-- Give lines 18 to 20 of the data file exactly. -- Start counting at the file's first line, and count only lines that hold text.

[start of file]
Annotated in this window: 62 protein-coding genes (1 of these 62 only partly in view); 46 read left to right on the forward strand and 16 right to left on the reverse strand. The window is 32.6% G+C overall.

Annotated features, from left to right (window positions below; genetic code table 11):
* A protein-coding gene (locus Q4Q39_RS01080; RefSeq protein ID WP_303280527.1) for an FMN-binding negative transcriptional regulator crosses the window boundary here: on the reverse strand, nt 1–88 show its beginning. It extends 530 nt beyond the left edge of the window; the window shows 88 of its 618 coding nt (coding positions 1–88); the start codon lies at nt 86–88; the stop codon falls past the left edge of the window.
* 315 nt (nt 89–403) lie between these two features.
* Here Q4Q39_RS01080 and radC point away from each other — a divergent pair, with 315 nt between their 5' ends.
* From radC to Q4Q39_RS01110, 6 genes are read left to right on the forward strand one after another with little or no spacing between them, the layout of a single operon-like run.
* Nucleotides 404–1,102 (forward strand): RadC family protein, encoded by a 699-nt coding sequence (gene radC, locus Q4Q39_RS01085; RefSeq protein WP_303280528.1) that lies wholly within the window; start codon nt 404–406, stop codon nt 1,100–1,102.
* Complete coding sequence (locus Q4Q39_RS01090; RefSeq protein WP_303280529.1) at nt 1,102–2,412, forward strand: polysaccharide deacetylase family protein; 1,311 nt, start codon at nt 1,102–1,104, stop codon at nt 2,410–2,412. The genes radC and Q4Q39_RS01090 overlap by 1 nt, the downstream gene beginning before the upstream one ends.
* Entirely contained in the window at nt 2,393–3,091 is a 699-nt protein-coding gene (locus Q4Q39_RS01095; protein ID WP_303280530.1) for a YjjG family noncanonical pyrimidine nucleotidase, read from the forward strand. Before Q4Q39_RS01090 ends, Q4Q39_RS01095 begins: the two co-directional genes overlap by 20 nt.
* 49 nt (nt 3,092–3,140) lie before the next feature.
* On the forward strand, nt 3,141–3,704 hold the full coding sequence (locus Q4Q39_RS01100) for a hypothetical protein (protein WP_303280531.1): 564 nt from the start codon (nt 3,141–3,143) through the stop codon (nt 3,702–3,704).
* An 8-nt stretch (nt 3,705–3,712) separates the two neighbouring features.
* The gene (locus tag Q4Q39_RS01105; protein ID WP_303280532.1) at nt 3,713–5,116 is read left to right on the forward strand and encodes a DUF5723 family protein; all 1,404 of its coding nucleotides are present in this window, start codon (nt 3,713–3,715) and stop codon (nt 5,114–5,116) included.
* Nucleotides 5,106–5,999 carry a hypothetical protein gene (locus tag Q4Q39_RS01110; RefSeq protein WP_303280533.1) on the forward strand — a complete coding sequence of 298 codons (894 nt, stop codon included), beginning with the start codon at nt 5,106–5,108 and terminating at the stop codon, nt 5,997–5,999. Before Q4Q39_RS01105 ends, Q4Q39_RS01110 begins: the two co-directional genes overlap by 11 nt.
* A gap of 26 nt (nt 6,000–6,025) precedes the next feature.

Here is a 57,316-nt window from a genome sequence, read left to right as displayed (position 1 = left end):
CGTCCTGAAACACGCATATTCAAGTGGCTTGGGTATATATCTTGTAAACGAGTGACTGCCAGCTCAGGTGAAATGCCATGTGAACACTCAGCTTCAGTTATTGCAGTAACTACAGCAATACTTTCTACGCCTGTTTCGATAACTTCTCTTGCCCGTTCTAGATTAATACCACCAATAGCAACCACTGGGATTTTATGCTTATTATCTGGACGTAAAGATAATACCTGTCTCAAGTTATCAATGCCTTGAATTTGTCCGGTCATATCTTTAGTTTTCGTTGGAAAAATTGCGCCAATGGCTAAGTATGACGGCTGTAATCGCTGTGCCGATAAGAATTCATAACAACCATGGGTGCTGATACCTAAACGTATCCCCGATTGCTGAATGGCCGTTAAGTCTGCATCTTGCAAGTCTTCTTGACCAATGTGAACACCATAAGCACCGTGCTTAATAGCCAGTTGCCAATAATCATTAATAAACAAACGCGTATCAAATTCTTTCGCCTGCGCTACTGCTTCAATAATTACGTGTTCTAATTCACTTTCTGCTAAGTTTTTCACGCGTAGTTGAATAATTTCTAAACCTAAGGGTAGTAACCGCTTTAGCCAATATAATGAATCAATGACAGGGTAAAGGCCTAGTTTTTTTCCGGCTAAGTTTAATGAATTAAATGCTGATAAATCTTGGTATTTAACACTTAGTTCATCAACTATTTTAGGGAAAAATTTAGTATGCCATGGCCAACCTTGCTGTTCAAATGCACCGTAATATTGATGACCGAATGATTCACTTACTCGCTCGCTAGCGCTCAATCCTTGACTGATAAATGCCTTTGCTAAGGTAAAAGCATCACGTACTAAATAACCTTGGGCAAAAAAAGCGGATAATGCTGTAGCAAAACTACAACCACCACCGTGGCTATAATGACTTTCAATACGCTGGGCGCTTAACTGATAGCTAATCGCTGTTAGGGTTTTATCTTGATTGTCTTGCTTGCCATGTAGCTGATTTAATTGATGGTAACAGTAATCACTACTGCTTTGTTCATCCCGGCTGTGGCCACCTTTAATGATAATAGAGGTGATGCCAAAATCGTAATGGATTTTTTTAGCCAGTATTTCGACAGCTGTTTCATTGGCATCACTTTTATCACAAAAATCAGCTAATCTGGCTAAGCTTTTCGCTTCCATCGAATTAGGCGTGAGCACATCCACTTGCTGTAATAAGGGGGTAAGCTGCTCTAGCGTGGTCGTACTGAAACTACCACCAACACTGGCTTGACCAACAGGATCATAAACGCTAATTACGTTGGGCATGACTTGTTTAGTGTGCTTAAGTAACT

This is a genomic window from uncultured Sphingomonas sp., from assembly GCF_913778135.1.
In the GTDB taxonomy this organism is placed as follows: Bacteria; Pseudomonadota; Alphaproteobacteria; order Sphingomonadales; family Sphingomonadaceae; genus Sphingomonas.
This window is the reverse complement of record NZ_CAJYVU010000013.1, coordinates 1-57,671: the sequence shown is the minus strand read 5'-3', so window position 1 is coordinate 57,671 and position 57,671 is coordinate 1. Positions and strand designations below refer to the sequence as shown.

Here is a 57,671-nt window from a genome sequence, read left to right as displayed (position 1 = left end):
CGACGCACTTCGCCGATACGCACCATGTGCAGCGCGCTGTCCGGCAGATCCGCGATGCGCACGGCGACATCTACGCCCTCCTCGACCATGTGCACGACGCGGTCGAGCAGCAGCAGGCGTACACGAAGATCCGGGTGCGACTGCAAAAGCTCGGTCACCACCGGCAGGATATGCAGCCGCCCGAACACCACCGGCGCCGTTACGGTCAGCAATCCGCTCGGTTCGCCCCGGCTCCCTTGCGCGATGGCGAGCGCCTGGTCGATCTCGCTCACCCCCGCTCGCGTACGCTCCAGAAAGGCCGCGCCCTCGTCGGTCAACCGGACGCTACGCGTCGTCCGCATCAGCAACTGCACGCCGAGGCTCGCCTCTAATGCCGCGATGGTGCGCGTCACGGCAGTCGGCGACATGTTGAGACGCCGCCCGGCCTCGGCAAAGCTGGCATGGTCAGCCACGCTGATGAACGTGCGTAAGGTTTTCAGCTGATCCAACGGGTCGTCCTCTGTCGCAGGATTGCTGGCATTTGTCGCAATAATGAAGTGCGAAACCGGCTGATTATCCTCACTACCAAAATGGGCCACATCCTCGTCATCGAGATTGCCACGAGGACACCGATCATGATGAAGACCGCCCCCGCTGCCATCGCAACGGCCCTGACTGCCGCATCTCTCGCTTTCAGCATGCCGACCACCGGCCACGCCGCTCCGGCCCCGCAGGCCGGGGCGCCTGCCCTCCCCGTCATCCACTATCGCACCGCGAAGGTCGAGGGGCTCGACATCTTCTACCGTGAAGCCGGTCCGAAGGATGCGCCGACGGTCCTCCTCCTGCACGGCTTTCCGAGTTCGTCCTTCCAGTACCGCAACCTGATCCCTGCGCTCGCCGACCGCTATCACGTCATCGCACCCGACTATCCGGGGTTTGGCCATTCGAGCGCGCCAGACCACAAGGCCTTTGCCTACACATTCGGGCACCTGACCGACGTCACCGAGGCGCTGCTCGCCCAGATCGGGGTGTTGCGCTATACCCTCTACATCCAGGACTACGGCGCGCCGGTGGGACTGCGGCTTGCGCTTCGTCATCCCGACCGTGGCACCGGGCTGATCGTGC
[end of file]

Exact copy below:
This is a genomic window from uncultured Sphingomonas sp., from assembly GCF_913778135.1.
In the GTDB taxonomy this organism is placed as follows: Bacteria; Pseudomonadota; Alphaproteobacteria; order Sphingomonadales; family Sphingomonadaceae; genus Sphingomonas.
This window is the reverse complement of record NZ_CAJYVU010000013.1, coordinates 1-57,671: the sequence shown is the minus strand read 5'-3', so window position 1 is coordinate 57,671 and position 57,671 is coordinate 1. Positions and strand designations below refer to the sequence as shown.